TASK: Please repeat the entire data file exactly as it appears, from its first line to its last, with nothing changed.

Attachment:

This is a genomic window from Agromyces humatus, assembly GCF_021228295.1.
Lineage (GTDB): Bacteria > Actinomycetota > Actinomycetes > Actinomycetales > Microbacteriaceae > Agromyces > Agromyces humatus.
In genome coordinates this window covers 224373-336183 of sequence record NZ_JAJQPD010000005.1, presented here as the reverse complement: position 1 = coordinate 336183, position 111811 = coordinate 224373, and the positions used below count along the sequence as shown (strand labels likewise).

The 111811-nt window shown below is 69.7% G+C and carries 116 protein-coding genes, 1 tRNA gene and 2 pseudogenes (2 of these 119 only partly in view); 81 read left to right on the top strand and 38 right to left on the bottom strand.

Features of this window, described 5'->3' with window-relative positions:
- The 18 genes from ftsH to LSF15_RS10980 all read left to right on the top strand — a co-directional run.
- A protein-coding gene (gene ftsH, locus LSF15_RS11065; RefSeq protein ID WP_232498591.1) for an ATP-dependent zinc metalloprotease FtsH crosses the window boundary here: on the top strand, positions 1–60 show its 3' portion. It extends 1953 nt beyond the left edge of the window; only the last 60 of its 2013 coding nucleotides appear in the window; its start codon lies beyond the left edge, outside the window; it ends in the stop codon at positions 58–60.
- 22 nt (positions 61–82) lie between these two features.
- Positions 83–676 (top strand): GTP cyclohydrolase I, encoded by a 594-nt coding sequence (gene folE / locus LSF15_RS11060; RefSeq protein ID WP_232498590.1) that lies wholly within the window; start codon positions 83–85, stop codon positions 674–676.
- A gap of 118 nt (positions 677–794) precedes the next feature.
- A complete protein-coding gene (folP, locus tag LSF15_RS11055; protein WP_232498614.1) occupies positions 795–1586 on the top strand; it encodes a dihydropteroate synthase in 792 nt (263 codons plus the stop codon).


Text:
This is a genomic window from Agromyces humatus, assembly GCF_021228295.1.
Lineage (GTDB): Bacteria > Actinomycetota > Actinomycetes > Actinomycetales > Microbacteriaceae > Agromyces > Agromyces humatus.
In genome coordinates this window covers 224373-336183 of sequence record NZ_JAJQPD010000005.1, presented here as the reverse complement: position 1 = coordinate 336183, position 111811 = coordinate 224373, and the positions used below count along the sequence as shown (strand labels likewise).

The 111811-nt window shown below is 69.7% G+C and carries 116 protein-coding genes, 1 tRNA gene and 2 pseudogenes (2 of these 119 only partly in view); 81 read left to right on the top strand and 38 right to left on the bottom strand.

Features of this window, described 5'->3' with window-relative positions:
- The 18 genes from ftsH to LSF15_RS10980 all read left to right on the top strand — a co-directional run.
- A protein-coding gene (gene ftsH, locus LSF15_RS11065; RefSeq protein ID WP_232498591.1) for an ATP-dependent zinc metalloprotease FtsH crosses the window boundary here: on the top strand, positions 1–60 show its 3' portion. It extends 1953 nt beyond the left edge of the window; only the last 60 of its 2013 coding nucleotides appear in the window; its start codon lies beyond the left edge, outside the window; it ends in the stop codon at positions 58–60.
- 22 nt (positions 61–82) lie between these two features.
- Positions 83–676 (top strand): GTP cyclohydrolase I, encoded by a 594-nt coding sequence (gene folE / locus LSF15_RS11060; RefSeq protein ID WP_232498590.1) that lies wholly within the window; start codon positions 83–85, stop codon positions 674–676.
- A gap of 118 nt (positions 677–794) precedes the next feature.
- A complete protein-coding gene (folP, locus tag LSF15_RS11055; protein WP_232498614.1) occupies positions 795–1586 on the top strand; it encodes a dihydropteroate synthase in 792 nt (263 codons plus the stop codon).